NK cell alloreactivity contributes to the immune response, which modulates the outcome of renal transplantation. NK cells have a central role in modulating the development of the adaptive response through interactions with HLA molecules on target cells. Under normal conditions, activation of NK cells is suppressed by dominant inhibitory signals. , Activation may therefore occur as a result of either a decrease in inhibitory signaling or an increase in the engagement of activating receptors.
HLAs act as ligands for NK cell expressed inhibitory and activating killer immunoglobulin-like receptors (KIRs), with subsequent modulation of NK cell function. KIRs are highly polymorphic and interact with the constitutively expressing HLA class-I ligands on the somatic cells. The highly polymorphic KIR haplotypes are located on chromosome 19q13.4, that is broadly classified in Group A or B. The classification is based on the number and type of genes encoding inhibitory and activating KIRs. Group-A KIR haplotype comprises a fixed gene content of KIR3DL3-2DL3-2DL1-2DP1-3DP1-2DL4-3DL1-2DS4-3DL2. Haplotypes carrying any other combination of KIR loci are classified as Group-B haplotype.  There exist some particular KIR receptor-HLA ligand combinations namely: (1) HLA-C Group 1 (C1) specific for KIR 2DL2/3 with serine residue on 77 th position and argenine at 80 th position, (2) HLA-C Group 2 (C2) specific for KIR2DL1 has an argenine at 77 th position and lysine at 80 th position,  (3) HLA-Bw4 specific for KIR3DL1/DS1. Due to HLA and KIR polymorphism, in some combinations of the graft donor and recipient, recipient NK cell's inhibitory KIRs may not bind to HLA-I molecules present on donor cells, leading to NK cell alloreactivity against the transplanted organ.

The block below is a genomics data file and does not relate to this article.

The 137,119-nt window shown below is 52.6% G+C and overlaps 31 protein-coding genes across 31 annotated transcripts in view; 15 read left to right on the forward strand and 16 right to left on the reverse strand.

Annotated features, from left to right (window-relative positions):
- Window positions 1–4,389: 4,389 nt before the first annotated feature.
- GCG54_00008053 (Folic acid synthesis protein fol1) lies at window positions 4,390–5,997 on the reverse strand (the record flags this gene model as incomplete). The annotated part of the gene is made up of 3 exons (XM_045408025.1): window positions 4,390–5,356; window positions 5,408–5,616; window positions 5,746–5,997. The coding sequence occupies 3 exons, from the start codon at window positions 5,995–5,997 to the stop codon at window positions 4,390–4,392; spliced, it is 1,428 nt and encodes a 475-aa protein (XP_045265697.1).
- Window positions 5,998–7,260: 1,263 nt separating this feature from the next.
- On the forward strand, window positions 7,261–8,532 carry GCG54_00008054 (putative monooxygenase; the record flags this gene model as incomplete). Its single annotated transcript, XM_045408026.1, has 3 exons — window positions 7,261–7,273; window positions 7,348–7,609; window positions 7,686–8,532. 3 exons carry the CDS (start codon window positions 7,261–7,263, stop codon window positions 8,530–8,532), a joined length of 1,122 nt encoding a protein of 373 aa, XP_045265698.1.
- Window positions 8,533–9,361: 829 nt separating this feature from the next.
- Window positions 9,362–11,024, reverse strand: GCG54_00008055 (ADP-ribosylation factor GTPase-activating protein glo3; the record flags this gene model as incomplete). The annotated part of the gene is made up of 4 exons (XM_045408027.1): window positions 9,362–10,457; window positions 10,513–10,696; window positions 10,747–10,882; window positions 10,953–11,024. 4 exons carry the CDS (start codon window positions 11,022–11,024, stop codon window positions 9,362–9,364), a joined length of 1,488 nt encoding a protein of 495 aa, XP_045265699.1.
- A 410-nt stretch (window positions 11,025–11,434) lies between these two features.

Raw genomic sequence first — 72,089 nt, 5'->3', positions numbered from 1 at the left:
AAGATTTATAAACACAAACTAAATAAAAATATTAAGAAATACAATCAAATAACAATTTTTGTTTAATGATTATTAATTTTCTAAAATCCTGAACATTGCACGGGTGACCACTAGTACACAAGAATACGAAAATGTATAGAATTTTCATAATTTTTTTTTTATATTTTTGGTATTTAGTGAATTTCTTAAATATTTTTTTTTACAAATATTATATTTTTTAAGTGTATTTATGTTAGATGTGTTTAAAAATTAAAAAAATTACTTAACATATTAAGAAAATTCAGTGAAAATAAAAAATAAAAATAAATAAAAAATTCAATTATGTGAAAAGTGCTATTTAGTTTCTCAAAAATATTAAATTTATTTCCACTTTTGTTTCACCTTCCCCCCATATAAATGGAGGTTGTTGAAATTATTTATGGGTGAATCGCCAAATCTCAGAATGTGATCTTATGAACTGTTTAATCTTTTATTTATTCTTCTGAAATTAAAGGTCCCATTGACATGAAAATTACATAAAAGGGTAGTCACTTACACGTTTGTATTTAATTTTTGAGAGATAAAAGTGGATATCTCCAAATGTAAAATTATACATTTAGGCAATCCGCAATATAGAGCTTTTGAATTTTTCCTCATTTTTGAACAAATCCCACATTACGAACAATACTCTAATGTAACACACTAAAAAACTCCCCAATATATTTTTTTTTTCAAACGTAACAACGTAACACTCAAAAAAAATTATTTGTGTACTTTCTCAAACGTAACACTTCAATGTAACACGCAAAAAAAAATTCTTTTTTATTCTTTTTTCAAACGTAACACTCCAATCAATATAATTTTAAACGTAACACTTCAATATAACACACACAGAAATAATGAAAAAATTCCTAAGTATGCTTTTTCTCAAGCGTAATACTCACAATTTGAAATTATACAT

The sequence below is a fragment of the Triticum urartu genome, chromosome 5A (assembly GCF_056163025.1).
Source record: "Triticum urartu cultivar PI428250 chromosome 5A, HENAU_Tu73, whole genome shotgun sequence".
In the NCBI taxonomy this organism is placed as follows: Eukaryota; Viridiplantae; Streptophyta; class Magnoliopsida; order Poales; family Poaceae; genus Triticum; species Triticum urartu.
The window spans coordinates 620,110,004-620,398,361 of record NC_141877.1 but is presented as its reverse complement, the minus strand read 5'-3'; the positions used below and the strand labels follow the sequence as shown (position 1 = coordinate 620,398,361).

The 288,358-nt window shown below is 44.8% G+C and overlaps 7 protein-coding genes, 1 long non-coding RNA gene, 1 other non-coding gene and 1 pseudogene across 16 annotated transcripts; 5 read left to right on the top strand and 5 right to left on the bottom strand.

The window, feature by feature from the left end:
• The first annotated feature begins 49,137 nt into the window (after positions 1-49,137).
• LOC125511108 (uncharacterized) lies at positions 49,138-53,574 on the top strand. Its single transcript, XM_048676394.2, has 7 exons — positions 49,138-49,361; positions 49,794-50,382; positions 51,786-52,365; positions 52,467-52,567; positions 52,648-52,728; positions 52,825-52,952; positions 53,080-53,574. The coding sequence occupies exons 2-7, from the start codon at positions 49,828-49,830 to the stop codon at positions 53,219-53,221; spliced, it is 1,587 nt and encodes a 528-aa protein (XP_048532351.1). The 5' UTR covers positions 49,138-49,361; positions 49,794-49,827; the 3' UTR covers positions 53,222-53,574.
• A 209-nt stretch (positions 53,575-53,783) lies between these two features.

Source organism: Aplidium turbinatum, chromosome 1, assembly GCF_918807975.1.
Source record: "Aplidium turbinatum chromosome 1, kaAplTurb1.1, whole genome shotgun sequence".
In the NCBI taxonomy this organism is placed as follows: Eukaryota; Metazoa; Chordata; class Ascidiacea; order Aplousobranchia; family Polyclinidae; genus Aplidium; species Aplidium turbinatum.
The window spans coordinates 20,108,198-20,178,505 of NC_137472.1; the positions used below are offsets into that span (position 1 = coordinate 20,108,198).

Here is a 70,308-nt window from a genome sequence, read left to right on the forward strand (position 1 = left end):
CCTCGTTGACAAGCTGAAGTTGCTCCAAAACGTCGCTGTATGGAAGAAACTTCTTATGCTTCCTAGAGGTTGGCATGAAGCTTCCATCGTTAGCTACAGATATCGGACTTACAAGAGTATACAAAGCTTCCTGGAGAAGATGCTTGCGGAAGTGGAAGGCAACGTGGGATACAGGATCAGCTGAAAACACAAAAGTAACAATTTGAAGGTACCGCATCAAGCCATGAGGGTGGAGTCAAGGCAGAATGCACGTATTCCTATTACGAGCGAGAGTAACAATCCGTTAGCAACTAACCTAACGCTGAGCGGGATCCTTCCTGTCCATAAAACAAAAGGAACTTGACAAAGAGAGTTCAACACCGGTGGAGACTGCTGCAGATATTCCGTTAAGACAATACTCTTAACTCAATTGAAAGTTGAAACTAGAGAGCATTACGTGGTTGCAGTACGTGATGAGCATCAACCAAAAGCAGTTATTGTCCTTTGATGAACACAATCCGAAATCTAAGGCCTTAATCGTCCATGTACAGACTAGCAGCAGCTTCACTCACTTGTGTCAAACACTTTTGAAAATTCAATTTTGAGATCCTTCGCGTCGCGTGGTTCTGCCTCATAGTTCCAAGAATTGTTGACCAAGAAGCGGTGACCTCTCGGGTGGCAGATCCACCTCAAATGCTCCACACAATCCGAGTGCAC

In this study we evaluated the effect of KIR receptor-HLA ligand match/mismatch on the graft survival. The cases were stratified on the basis of presence/absence of KIR receptors among renal allograft recipients and their corresponding HLA ligands among donors.
| Subjects and Methods|| |
We investigated 277 renal allograft transplantation recipients (males = 235 [85%]) and their donors (males = 58 [21%]). Seventy-five patients suffered from either acute (n = 52) or chronic (n = 23) rejections.
For each patient, the information was collected for various factors such as age, gender, creatinine, urinary protein level, blood urea nitrogen, blood pressure, complete lipid profile, sodium, potassium, calcium, inorganic phosphate, alkaline phosphate. This work was approved by the Ethics Committees of the Sanjay Gandhi Post Graduate Institute of Medical Sciences (SGPGIMS), Lucknow. Informed consent was taken from all individuals and the study has been performed as per the Declaration of Helsinki. DNA was extracted from blood collected in ethylenediaminetetraacetic acid coated collection vials using Quiagen kits.
Killer immunoglobulin-like receptor and human leukocyte antigen genotyping
DNA samples were typed for the KIR genes responsible for inhibitory signals (2DL1, 2DL2, 2DL3, 3DL1, 3DL2, 3DL3, 2DL4, and 2DL5), those for activating signals (2DS1, 2DS2, 2DS3, 2DS4, 2DS5, and 3DS1), and two pseudo-genes 2DP1 and 3DP1, based on the primers described earlier. , Positive and negative controls were included in every reaction.  HLA-A, -B, -C typing was carried out using Invitrogen Gold sequence specific primer low resolution kits (Brown Deer, Wisconsin, USA).
Killer immunoglobulin-like receptor/human leukocyte antigen ligand incompatibilities associated with graft outcome
We calculated the number of matches for KIRs with known ligands (KIR2DL1/HLA-C2, KIR2DL2/HLA-C1, KIR2DL3/HLA-C1, and KIR3DL1/Bw4) and assumed HLA ligands (KIR2DS1/HLA-C2, KIR2DS2/HLA-C1, and KIR2DS3/HLA-C1). A condition was considered to be mismatched when the recipient displayed a certain KIR receptor but the donor graft did not have the corresponding HLA ligand. Similarly, the case where a defined KIR receptor was expressed by the recipient and the corresponding HLA ligand displayed by the allograft was considered to be matched.